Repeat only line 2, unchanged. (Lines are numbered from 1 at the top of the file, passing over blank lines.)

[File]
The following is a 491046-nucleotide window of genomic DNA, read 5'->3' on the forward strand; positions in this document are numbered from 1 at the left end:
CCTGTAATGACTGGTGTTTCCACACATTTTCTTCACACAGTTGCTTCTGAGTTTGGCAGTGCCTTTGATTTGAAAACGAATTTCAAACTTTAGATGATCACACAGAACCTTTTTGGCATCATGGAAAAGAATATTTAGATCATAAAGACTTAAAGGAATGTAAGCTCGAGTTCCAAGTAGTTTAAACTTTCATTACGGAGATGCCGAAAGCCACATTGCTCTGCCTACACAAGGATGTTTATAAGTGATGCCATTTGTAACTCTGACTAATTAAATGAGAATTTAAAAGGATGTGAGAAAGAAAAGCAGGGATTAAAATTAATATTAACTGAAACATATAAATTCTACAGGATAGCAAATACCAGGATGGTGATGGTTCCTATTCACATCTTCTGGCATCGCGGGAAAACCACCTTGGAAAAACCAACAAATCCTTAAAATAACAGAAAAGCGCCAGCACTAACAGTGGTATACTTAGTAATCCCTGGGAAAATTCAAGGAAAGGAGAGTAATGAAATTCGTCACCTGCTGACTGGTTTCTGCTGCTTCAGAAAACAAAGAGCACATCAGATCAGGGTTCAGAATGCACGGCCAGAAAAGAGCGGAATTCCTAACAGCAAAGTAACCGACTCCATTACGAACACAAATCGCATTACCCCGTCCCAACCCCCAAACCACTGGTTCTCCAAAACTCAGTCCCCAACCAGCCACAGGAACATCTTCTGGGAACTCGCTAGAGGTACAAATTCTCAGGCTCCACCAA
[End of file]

CCTGTAATGACTGGTGTTTCCACACATTTTCTTCACACAGTTGCTTCTGAGTTTGGCAGTGCCTTTGATTTGAAAACGAATTTCAAACTTTAGATGATCACACAGAACCTTTTTGGCATCATGGAAAAGAATATTTAGATCATAAAGACTTAAAGGAATGTAAGCTCGAGTTCCAAGTAGTTTAAACTTTCATTACGGAGATGCCGAAAGCCACATTGCTCTGCCTACACAAGGATGTTTATAAGTGATGCCATTTGTAACTCTGACTAATTAAATGAGAATTTAAAAGGATGTGAGAAAGAAAAGCAGGGATTAAAATTAATATTAACTGAAACATATAAATTCTACAGGATAGCAAATACCAGGATGGTGATGGTTCCTATTCACATCTTCTGGCATCGCGGGAAAACCACCTTGGAAAAACCAACAAATCCTTAAAATAACAGAAAAGCGCCAGCACTAACAGTGGTATACTTAGTAATCCCTGGGAAAATTCAAGGAAAGGAGAGTAATGAAATTCGTCACCTGCTGACTGGTTTCTGCTGCTTCAGAAAACAAAGAGCACATCAGATCAGGGTTCAGAATGCACGGCCAGAAAAGAGCGGAATTCCTAACAGCAAAGTAACCGACTCCATTACGAACACAAATCGCATTACCCCGTCCCAACCCCCAAACCACTGGTTCTCCAAAACTCAGTCCCCAACCAGCCACAGGAACATCTTCTGGGAACTCGCTAGAGGTACAAATTCTCAGGCTCCACCAA